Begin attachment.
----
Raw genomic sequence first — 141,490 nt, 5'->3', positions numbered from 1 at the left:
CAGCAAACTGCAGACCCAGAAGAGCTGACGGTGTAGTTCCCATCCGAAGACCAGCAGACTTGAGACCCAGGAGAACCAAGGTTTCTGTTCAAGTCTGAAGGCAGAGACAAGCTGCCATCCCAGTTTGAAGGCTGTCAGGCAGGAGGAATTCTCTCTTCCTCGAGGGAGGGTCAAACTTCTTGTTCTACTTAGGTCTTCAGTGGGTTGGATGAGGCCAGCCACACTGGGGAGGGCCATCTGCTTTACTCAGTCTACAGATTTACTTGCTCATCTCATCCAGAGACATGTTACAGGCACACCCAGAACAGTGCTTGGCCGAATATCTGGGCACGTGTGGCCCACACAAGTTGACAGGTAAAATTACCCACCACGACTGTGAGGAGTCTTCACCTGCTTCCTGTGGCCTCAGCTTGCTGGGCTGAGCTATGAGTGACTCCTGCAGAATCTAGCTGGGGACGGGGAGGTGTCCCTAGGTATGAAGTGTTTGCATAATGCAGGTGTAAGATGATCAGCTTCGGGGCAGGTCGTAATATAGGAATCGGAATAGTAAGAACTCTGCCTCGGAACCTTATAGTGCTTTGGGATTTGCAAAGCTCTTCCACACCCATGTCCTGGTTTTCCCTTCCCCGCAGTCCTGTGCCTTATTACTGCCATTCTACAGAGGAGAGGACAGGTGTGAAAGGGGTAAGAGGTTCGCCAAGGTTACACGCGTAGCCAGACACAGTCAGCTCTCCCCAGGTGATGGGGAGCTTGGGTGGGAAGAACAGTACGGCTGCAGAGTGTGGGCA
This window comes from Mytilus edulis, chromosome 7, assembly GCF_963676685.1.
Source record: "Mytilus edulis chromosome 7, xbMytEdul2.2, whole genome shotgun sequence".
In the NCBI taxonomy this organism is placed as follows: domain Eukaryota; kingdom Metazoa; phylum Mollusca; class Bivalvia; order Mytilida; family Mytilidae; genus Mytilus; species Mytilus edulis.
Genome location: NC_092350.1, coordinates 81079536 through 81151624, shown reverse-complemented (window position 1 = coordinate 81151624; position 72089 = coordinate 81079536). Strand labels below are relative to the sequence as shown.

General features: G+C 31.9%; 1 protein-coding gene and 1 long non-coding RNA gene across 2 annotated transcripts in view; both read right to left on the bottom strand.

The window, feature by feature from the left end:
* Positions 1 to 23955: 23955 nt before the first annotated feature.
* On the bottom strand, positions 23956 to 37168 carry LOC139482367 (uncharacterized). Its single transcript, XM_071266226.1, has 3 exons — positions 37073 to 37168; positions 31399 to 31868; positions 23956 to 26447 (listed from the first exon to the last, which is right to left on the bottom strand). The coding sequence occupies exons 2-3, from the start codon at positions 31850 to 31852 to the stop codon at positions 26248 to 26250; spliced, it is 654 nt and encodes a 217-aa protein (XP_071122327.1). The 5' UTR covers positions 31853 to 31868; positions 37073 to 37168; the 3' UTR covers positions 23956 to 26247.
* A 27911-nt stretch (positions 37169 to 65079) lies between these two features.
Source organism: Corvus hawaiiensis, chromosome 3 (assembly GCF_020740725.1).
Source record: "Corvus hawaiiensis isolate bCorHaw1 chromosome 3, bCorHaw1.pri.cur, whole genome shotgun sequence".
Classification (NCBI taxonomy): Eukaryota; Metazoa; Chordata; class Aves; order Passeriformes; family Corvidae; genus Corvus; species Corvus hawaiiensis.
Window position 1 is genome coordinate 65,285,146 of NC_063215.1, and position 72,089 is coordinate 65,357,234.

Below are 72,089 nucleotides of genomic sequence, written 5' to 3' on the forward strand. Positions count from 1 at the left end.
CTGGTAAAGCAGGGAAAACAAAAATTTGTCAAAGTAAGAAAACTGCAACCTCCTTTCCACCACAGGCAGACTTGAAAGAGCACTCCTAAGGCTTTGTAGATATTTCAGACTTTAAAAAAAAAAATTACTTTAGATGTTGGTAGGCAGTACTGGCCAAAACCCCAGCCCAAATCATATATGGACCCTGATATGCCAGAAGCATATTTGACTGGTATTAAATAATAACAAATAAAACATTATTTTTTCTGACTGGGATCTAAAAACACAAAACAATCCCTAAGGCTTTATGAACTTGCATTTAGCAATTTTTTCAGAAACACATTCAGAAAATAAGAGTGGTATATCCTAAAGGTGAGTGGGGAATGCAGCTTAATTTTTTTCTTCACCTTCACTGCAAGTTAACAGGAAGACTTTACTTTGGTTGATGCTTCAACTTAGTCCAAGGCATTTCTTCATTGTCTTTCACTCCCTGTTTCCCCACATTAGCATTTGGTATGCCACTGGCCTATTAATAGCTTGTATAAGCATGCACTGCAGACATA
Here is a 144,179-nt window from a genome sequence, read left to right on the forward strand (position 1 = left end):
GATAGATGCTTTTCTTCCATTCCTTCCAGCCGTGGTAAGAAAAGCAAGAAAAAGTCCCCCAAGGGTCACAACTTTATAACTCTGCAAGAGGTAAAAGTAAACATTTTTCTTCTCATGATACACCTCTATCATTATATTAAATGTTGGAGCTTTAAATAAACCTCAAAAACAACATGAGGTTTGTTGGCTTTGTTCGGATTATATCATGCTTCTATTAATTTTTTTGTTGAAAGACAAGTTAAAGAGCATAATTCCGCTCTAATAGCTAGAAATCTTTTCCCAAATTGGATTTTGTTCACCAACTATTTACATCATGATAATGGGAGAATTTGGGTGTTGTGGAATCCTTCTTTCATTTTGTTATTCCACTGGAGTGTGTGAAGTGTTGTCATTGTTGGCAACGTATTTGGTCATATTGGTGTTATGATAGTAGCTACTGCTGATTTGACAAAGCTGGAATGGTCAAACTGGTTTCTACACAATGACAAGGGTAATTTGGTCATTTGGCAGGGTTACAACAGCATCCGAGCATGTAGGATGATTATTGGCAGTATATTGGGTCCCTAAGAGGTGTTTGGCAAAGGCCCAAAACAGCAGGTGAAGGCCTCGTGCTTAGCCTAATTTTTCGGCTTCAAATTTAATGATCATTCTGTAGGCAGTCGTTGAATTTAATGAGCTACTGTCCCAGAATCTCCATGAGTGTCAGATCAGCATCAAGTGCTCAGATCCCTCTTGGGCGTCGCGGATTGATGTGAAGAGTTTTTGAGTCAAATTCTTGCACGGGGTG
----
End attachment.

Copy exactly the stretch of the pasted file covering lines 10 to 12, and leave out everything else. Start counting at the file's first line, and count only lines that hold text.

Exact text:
* On the bottom strand, positions 23956 to 37168 carry LOC139482367 (uncharacterized). Its single transcript, XM_071266226.1, has 3 exons — positions 37073 to 37168; positions 31399 to 31868; positions 23956 to 26447 (listed from the first exon to the last, which is right to left on the bottom strand). The coding sequence occupies exons 2-3, from the start codon at positions 31850 to 31852 to the stop codon at positions 26248 to 26250; spliced, it is 654 nt and encodes a 217-aa protein (XP_071122327.1). The 5' UTR covers positions 31853 to 31868; positions 37073 to 37168; the 3' UTR covers positions 23956 to 26247.
* A 27911-nt stretch (positions 37169 to 65079) lies between these two features.
Source organism: Corvus hawaiiensis, chromosome 3 (assembly GCF_020740725.1).